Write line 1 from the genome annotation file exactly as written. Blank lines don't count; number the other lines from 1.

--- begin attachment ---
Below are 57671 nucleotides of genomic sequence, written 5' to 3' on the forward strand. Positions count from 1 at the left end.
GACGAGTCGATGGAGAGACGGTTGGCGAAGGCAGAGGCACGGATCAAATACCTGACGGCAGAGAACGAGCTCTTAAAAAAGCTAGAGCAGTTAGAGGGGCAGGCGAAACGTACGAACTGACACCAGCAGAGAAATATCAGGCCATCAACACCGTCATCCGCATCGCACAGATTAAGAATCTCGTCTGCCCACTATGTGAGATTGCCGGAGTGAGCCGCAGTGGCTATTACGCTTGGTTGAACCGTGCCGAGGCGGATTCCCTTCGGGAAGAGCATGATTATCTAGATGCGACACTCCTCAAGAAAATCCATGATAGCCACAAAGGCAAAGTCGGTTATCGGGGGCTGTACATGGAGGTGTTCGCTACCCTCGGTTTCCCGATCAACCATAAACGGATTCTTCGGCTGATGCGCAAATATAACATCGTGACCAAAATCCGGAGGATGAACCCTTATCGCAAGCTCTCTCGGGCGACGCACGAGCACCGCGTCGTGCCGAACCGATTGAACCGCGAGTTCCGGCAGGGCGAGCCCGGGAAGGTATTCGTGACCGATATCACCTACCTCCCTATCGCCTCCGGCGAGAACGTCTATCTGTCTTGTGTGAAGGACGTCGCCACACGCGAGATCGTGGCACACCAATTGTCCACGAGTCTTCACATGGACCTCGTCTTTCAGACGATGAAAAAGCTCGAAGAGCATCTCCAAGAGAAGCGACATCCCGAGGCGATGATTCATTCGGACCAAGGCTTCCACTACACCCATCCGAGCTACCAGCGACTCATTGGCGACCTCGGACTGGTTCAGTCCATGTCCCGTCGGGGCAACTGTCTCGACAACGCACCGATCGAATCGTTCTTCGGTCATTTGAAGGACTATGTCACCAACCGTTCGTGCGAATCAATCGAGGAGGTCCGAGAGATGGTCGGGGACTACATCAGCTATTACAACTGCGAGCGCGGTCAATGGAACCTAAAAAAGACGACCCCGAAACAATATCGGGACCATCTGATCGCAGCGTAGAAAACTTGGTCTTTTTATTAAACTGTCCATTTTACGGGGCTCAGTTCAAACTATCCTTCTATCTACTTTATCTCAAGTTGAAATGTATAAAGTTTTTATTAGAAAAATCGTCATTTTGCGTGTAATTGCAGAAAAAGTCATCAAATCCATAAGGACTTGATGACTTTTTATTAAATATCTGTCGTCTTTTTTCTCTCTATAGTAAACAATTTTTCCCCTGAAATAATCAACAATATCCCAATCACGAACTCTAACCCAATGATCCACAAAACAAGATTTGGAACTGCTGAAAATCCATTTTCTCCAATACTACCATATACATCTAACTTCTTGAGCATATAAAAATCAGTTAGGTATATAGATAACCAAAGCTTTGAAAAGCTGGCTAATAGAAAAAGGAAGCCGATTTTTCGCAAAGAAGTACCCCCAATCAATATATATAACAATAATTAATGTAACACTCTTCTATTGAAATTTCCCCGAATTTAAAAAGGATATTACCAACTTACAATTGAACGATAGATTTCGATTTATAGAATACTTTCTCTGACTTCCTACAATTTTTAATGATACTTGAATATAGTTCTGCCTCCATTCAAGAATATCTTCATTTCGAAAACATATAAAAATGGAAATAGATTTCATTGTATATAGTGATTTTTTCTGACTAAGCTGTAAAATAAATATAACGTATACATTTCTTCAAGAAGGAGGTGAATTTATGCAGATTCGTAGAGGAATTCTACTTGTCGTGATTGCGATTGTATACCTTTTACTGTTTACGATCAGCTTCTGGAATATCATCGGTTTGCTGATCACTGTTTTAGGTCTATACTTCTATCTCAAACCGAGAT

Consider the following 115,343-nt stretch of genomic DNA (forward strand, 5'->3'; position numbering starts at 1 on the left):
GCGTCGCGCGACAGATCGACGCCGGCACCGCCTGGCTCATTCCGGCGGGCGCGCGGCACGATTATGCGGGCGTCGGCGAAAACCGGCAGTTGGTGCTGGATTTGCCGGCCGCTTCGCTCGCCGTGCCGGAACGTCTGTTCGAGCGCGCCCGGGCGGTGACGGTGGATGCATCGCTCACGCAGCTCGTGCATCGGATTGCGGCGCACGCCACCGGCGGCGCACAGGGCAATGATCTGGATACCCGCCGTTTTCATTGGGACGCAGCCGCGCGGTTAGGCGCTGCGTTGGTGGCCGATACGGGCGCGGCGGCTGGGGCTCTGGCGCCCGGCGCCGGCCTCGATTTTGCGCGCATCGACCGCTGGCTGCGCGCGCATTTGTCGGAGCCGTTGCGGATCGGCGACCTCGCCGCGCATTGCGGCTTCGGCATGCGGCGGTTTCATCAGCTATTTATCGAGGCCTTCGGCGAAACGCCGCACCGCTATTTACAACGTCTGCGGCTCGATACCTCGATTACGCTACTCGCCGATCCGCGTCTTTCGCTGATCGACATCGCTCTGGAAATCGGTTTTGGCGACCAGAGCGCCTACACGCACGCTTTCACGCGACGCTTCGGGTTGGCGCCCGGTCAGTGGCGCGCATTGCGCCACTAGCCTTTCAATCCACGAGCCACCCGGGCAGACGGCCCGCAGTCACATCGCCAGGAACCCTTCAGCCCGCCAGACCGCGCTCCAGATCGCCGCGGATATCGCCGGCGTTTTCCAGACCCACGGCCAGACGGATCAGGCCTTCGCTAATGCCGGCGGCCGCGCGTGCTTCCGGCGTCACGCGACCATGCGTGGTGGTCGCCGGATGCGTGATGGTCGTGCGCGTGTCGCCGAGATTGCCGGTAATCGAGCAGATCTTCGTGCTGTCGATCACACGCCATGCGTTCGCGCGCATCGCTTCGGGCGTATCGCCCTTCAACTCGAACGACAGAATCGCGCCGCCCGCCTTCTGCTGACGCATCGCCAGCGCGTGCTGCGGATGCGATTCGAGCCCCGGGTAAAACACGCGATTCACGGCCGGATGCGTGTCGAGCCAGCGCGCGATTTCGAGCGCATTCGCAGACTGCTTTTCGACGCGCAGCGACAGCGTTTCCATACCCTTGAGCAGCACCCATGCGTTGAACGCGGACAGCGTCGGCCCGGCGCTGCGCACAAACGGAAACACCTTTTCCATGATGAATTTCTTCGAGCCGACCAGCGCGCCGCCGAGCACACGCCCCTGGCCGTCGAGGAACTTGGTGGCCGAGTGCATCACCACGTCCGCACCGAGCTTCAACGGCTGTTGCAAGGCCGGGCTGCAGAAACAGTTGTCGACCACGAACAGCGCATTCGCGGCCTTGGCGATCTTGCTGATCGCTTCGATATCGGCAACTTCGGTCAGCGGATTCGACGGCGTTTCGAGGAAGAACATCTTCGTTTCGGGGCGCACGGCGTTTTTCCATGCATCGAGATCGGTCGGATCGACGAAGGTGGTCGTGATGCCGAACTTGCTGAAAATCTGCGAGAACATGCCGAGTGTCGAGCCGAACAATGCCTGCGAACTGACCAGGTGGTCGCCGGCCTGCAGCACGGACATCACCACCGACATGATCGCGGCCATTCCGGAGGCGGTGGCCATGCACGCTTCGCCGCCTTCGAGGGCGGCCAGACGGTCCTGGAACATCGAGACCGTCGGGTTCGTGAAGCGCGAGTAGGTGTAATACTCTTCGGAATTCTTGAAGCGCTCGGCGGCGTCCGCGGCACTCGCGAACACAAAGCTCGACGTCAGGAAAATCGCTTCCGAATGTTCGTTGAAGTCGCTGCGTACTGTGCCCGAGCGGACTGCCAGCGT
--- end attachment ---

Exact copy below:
Below are 57671 nucleotides of genomic sequence, written 5' to 3' on the forward strand. Positions count from 1 at the left end.